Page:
As Ra’s al Ghul turns Starling City against The Arrow, Oliver finds himself backed into a corner where he must decide what The Arrow truly stands for, and which direction he should choose when there are only two options remaining.
Although Season 3 has been a far cry from much of what was accomplished in Season 2 when it comes to writing and story arc, there has been a noticeable slow and steady climb to a place where the payoff is beginning to have value. This is especially the case with this episode, possibly due to the fact that it was one of the few episodes this season that one of the showrunners, Marc Guggenheim, shared a writing credit.
One of my biggest complaints so far has been there is little consistency or sense to character motivations or decisions, with many decisions being made with no apparent justification outside of moving the plot forward. Although that feeling is not yet entirely absent, it is now restricted mostly to Captain Lance, who is mostly distraught and confused as he tries to process Sara’s death. A pill that was harder for him to swallow because of how long everyone refused to tell him about the even that occurred in episode 1.
As a result, Lance has gone all in on attempting to identify and apprehend The Arrow, restarting the Vigilante Task Force, publicly condemning the actions of The Arrow, and blaming him for all the crime and copycat vigilantism that has happened since he arrived 3 years ago.
The Flashbacks are still too short, too abstract, and seemingly unrelated, but they are getting so close to the time of Oliver’s return to Starling that there hopefully isn’t much more to draw out on that end. The connection to Shado, Maseo, ARGUS, and other elements are definitely interesting, but would almost be better explained through dialogue without a flashback unless we are going to get it in more than 20 second snippets.
Ray Palmer’s arc (although increasingly resembling Iron Man, in a not casual way) is also getting far more compelling. It appeared that his character was being altered to merely have an armored ATOM suit, but when his blood clot is treated with his experimental nano-bots, a lot of opportunities are presented that have me itching to see where else they will take his character.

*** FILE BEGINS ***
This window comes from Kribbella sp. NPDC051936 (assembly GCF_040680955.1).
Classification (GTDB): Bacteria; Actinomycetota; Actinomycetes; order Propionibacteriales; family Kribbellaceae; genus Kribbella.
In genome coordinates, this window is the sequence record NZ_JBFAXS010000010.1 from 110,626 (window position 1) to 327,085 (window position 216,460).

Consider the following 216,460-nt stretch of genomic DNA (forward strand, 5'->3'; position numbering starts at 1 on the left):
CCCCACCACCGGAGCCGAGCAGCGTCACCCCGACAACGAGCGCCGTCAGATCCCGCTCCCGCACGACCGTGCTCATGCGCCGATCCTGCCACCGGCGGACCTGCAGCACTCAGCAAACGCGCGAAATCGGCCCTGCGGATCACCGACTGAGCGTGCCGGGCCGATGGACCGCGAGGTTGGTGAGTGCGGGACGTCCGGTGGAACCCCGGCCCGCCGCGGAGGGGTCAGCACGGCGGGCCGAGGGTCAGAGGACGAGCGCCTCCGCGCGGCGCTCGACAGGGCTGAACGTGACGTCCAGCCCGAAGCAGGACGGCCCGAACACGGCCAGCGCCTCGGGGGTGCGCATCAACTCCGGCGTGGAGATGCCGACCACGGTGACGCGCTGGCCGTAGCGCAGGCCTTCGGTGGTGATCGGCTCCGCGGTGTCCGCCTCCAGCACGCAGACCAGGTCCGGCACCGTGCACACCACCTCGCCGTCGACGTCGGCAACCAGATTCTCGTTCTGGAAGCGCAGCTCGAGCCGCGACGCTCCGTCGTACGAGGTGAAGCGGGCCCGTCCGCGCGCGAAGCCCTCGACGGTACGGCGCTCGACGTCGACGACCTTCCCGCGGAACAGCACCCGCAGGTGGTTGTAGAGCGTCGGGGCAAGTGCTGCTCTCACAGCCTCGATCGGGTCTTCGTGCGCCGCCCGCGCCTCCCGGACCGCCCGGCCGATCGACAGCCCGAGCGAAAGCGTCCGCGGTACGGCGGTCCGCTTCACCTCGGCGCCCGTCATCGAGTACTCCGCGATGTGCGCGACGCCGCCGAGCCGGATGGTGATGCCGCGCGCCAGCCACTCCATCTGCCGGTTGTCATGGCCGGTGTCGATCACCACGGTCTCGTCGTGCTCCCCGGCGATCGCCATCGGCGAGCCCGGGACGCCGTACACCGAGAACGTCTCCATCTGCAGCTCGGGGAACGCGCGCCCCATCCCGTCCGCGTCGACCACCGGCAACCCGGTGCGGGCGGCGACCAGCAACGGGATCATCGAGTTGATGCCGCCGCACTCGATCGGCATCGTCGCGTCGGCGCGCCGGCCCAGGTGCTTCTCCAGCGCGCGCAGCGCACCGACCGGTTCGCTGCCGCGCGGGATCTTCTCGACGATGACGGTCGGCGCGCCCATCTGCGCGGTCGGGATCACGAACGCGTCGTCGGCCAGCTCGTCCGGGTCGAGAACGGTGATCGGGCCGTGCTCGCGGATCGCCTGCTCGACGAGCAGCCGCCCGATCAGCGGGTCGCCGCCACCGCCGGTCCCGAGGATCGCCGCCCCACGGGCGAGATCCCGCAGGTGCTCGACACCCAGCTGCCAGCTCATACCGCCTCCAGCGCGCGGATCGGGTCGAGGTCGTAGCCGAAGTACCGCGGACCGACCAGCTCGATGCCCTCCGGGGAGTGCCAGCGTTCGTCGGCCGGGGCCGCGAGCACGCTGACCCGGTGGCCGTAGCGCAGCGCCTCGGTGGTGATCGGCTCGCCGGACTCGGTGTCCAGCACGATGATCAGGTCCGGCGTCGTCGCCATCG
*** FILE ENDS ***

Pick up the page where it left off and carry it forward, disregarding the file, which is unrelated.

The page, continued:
After Ra’s exposes Oliver’s identity to Quentin Lance, the Captain reveals it to the entire city, marking a drastic change from the status quo. This is the type of thing that seems almost as definitive of a blow from Ra’s as the time that he stuck a sword through Oliver’s chest and pushed him off a cliff. Seeing as to how Oliver seems to have fully recovered from that, it will definitely be interesting to see if this new development is handled in a similar way.
After Oliver turns himself in, Roy steps up and attempts to clear Oliver’s name by also turning himself in as Arrow (although Lance already knows he’s Arsenal). That doesn’t seem like enough counter evidence to change public opinion after Captain Lance announced Arrow’s identity as Oliver Queen on public TV, but it could be the beginning of some interesting developments. It’s possible Roy also won’t be the only person to pull a stunt of this nature, muddying the water as much as possible as to the true identity of The Arrow.
The resounding question the season is closing in on, though, is “Was it worth it?” Has Oliver done anything to actually improve Starling City, or just make things worse since returning and picking up the bow. Oliver doesn’t only need to answer this question for himself, but all of Starling City needs to answer this question. Has The Arrow made Starling City a better place? With only a few episodes left, we’ll know soon enough.
The next episode of Arrow, “Broken Arrow,” will air April 15th at 8/7c on The CW
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